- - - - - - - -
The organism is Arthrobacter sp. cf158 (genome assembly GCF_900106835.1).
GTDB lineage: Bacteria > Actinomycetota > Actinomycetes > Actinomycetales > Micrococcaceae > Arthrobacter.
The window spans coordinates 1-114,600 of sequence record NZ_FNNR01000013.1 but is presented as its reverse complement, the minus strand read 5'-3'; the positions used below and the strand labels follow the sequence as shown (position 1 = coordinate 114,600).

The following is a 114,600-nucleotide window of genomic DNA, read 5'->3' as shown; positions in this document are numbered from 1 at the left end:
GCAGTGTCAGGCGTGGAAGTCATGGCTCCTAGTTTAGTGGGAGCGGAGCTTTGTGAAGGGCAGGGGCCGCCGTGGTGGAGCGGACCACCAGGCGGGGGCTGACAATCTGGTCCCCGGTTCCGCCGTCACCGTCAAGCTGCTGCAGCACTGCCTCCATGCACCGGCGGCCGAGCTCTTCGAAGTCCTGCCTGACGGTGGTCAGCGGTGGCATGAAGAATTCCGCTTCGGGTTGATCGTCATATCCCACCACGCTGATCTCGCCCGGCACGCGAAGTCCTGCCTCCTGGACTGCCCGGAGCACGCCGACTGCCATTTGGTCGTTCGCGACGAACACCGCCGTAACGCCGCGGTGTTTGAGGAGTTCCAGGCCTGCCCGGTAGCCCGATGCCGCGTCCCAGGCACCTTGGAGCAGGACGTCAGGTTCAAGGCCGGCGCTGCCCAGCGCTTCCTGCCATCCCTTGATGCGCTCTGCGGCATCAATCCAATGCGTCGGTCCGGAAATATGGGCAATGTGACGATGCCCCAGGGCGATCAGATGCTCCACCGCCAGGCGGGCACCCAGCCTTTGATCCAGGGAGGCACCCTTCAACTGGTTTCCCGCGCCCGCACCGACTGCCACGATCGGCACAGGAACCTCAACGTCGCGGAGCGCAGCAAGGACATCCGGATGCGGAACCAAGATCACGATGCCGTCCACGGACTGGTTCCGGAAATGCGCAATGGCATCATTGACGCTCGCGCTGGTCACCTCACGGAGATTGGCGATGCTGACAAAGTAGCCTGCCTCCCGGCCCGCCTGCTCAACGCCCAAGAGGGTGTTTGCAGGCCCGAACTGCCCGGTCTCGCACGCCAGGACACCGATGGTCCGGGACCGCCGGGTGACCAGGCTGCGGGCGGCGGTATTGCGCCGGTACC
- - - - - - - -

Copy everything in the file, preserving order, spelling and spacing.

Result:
The organism is Arthrobacter sp. cf158 (genome assembly GCF_900106835.1).
GTDB lineage: Bacteria > Actinomycetota > Actinomycetes > Actinomycetales > Micrococcaceae > Arthrobacter.
The window spans coordinates 1-114,600 of sequence record NZ_FNNR01000013.1 but is presented as its reverse complement, the minus strand read 5'-3'; the positions used below and the strand labels follow the sequence as shown (position 1 = coordinate 114,600).

The following is a 114,600-nucleotide window of genomic DNA, read 5'->3' as shown; positions in this document are numbered from 1 at the left end:
GCAGTGTCAGGCGTGGAAGTCATGGCTCCTAGTTTAGTGGGAGCGGAGCTTTGTGAAGGGCAGGGGCCGCCGTGGTGGAGCGGACCACCAGGCGGGGGCTGACAATCTGGTCCCCGGTTCCGCCGTCACCGTCAAGCTGCTGCAGCACTGCCTCCATGCACCGGCGGCCGAGCTCTTCGAAGTCCTGCCTGACGGTGGTCAGCGGTGGCATGAAGAATTCCGCTTCGGGTTGATCGTCATATCCCACCACGCTGATCTCGCCCGGCACGCGAAGTCCTGCCTCCTGGACTGCCCGGAGCACGCCGACTGCCATTTGGTCGTTCGCGACGAACACCGCCGTAACGCCGCGGTGTTTGAGGAGTTCCAGGCCTGCCCGGTAGCCCGATGCCGCGTCCCAGGCACCTTGGAGCAGGACGTCAGGTTCAAGGCCGGCGCTGCCCAGCGCTTCCTGCCATCCCTTGATGCGCTCTGCGGCATCAATCCAATGCGTCGGTCCGGAAATATGGGCAATGTGACGATGCCCCAGGGCGATCAGATGCTCCACCGCCAGGCGGGCACCCAGCCTTTGATCCAGGGAGGCACCCTTCAACTGGTTTCCCGCGCCCGCACCGACTGCCACGATCGGCACAGGAACCTCAACGTCGCGGAGCGCAGCAAGGACATCCGGATGCGGAACCAAGATCACGATGCCGTCCACGGACTGGTTCCGGAAATGCGCAATGGCATCATTGACGCTCGCGCTGGTCACCTCACGGAGATTGGCGATGCTGACAAAGTAGCCTGCCTCCCGGCCCGCCTGCTCAACGCCCAAGAGGGTGTTTGCAGGCCCGAACTGCCCGGTCTCGCACGCCAGGACACCGATGGTCCGGGACCGCCGGGTGACCAGGCTGCGGGCGGCGGTATTGCGCCGGTACC